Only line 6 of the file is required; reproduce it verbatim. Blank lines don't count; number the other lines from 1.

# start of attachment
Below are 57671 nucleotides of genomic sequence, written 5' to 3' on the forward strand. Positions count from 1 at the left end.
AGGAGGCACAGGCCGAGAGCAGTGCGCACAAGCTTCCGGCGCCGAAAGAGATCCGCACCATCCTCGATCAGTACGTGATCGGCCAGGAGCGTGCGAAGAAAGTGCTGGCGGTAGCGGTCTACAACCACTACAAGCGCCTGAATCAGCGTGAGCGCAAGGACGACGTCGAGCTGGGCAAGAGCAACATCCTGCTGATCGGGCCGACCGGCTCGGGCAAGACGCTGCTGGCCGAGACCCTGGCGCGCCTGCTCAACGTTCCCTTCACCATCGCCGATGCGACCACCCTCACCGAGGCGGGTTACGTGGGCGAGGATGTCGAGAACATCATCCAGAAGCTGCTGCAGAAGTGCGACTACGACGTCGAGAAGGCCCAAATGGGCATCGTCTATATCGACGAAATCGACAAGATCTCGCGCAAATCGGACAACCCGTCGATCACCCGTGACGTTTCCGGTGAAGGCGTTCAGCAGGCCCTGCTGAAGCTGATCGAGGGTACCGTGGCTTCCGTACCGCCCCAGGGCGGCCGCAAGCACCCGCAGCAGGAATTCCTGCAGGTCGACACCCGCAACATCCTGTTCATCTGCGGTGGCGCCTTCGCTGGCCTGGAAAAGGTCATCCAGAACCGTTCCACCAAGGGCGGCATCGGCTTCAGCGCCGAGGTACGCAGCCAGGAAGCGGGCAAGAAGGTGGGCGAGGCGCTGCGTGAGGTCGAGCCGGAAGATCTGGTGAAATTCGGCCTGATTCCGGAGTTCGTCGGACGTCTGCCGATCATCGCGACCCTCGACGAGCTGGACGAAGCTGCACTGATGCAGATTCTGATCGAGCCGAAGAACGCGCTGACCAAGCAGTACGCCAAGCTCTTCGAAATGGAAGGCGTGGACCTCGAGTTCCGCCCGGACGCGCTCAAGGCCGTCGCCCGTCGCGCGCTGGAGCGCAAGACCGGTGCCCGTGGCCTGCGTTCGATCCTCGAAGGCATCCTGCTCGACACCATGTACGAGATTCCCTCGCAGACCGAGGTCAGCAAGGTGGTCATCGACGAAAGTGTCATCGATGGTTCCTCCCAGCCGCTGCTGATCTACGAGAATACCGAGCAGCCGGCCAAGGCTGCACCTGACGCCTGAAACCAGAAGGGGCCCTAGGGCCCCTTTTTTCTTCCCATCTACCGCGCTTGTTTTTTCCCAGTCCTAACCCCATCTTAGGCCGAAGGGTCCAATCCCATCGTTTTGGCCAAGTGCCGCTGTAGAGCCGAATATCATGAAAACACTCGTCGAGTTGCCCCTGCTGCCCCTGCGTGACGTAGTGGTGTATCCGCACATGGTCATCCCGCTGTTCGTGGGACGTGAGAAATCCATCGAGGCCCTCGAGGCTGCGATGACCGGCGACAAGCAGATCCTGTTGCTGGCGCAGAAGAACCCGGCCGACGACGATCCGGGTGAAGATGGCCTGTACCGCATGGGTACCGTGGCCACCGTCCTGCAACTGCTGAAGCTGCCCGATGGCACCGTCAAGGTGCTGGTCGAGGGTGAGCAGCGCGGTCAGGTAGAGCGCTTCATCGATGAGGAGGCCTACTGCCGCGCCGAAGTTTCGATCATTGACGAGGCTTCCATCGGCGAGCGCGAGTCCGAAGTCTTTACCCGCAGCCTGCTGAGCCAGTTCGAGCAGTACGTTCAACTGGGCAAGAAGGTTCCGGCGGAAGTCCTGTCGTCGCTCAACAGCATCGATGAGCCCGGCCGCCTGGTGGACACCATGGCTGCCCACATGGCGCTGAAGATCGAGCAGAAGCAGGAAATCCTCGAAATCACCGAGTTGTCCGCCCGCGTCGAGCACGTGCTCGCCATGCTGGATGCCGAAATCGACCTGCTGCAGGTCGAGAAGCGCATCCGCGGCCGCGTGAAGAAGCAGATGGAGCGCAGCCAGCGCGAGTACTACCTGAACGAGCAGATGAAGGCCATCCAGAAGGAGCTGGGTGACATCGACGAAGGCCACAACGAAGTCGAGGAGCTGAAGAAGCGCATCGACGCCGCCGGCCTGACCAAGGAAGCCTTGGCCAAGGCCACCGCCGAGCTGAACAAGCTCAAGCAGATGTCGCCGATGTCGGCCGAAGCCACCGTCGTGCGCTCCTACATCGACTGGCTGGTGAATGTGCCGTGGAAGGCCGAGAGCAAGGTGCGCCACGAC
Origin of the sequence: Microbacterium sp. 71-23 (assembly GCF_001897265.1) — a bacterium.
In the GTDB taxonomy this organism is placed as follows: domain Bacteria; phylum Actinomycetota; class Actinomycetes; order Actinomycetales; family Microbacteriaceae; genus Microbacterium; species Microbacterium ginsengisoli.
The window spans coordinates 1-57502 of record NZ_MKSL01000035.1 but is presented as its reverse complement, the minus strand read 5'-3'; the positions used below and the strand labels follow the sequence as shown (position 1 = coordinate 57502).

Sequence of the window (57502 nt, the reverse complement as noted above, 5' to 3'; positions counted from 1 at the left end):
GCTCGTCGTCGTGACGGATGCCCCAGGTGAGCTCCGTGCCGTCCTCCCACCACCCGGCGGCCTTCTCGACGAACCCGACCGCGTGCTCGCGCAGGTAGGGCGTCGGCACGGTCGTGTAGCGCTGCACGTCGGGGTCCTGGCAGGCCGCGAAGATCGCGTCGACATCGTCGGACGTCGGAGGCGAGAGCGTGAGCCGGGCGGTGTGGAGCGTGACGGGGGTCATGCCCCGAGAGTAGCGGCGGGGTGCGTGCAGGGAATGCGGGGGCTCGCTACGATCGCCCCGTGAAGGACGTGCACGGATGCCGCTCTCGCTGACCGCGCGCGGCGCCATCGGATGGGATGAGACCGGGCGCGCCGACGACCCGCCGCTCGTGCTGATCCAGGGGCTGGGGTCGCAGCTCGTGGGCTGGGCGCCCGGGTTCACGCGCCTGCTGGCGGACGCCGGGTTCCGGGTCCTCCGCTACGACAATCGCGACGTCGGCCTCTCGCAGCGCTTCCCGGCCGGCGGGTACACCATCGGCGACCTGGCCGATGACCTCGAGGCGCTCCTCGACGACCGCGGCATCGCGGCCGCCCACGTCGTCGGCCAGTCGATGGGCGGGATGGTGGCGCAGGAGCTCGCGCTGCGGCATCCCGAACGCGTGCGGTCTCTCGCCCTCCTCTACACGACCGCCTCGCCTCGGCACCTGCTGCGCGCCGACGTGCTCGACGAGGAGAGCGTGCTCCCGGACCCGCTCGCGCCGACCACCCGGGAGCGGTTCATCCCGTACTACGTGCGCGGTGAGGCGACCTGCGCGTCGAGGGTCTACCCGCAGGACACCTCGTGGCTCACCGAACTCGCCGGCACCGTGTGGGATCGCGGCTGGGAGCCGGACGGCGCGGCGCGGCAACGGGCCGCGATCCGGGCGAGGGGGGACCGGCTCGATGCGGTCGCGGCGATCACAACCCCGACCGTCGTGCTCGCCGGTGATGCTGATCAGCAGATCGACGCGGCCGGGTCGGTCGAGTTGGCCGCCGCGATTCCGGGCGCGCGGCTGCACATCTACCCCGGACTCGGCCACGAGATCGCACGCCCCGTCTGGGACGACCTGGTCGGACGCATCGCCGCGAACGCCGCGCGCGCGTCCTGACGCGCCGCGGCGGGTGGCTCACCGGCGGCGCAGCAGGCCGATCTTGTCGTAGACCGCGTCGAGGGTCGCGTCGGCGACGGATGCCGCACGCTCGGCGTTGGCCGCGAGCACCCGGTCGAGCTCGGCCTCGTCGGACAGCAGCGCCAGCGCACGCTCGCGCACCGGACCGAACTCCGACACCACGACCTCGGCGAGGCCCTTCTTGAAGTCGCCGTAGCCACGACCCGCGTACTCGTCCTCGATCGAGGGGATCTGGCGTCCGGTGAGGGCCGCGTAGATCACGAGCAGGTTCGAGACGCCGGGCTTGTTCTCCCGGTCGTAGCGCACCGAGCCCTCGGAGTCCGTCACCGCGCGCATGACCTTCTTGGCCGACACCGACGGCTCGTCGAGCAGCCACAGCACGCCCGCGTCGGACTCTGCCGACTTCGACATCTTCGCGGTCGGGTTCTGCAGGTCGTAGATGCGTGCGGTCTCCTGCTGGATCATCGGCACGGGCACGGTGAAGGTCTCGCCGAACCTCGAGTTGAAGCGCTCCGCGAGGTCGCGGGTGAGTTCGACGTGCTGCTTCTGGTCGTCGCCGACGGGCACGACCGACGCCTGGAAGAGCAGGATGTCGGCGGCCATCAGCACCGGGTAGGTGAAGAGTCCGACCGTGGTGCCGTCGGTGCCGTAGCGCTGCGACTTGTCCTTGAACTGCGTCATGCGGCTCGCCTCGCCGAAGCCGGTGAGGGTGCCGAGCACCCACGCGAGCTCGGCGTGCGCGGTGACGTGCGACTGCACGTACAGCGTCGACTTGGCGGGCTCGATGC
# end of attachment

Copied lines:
Sequence of the window (57502 nt, the reverse complement as noted above, 5' to 3'; positions counted from 1 at the left end):